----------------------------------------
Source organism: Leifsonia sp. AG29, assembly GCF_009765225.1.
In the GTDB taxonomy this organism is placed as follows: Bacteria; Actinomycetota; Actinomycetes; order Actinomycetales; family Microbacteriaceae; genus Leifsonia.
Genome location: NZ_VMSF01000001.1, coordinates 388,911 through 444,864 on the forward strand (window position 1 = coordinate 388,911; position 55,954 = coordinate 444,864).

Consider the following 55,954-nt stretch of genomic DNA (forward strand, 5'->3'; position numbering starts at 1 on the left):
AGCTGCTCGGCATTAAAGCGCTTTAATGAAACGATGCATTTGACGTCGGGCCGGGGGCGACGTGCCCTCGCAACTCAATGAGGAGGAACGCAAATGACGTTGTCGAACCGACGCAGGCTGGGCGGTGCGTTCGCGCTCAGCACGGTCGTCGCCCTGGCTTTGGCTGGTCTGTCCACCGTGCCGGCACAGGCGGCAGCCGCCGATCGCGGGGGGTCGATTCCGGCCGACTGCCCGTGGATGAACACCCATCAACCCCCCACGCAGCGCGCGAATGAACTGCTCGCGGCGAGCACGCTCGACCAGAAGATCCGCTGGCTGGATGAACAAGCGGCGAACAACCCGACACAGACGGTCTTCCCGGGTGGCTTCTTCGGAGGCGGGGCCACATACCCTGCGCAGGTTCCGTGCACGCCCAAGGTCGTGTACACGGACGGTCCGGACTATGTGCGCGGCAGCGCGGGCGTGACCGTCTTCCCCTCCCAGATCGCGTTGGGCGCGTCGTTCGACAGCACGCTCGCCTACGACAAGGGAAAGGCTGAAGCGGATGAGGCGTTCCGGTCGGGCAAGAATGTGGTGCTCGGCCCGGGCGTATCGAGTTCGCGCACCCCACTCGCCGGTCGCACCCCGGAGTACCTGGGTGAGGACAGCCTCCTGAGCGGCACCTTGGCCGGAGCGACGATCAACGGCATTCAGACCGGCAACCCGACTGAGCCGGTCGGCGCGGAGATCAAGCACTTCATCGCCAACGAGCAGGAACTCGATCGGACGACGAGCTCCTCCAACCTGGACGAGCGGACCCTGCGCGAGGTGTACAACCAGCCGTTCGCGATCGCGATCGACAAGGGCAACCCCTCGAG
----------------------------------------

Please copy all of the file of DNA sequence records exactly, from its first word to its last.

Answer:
Source organism: Leifsonia sp. AG29, assembly GCF_009765225.1.
In the GTDB taxonomy this organism is placed as follows: Bacteria; Actinomycetota; Actinomycetes; order Actinomycetales; family Microbacteriaceae; genus Leifsonia.
Genome location: NZ_VMSF01000001.1, coordinates 388,911 through 444,864 on the forward strand (window position 1 = coordinate 388,911; position 55,954 = coordinate 444,864).

Consider the following 55,954-nt stretch of genomic DNA (forward strand, 5'->3'; position numbering starts at 1 on the left):
AGCTGCTCGGCATTAAAGCGCTTTAATGAAACGATGCATTTGACGTCGGGCCGGGGGCGACGTGCCCTCGCAACTCAATGAGGAGGAACGCAAATGACGTTGTCGAACCGACGCAGGCTGGGCGGTGCGTTCGCGCTCAGCACGGTCGTCGCCCTGGCTTTGGCTGGTCTGTCCACCGTGCCGGCACAGGCGGCAGCCGCCGATCGCGGGGGGTCGATTCCGGCCGACTGCCCGTGGATGAACACCCATCAACCCCCCACGCAGCGCGCGAATGAACTGCTCGCGGCGAGCACGCTCGACCAGAAGATCCGCTGGCTGGATGAACAAGCGGCGAACAACCCGACACAGACGGTCTTCCCGGGTGGCTTCTTCGGAGGCGGGGCCACATACCCTGCGCAGGTTCCGTGCACGCCCAAGGTCGTGTACACGGACGGTCCGGACTATGTGCGCGGCAGCGCGGGCGTGACCGTCTTCCCCTCCCAGATCGCGTTGGGCGCGTCGTTCGACAGCACGCTCGCCTACGACAAGGGAAAGGCTGAAGCGGATGAGGCGTTCCGGTCGGGCAAGAATGTGGTGCTCGGCCCGGGCGTATCGAGTTCGCGCACCCCACTCGCCGGTCGCACCCCGGAGTACCTGGGTGAGGACAGCCTCCTGAGCGGCACCTTGGCCGGAGCGACGATCAACGGCATTCAGACCGGCAACCCGACTGAGCCGGTCGGCGCGGAGATCAAGCACTTCATCGCCAACGAGCAGGAACTCGATCGGACGACGAGCTCCTCCAACCTGGACGAGCGGACCCTGCGCGAGGTGTACAACCAGCCGTTCGCGATCGCGATCGACAAGGGCAACCCCTCGAG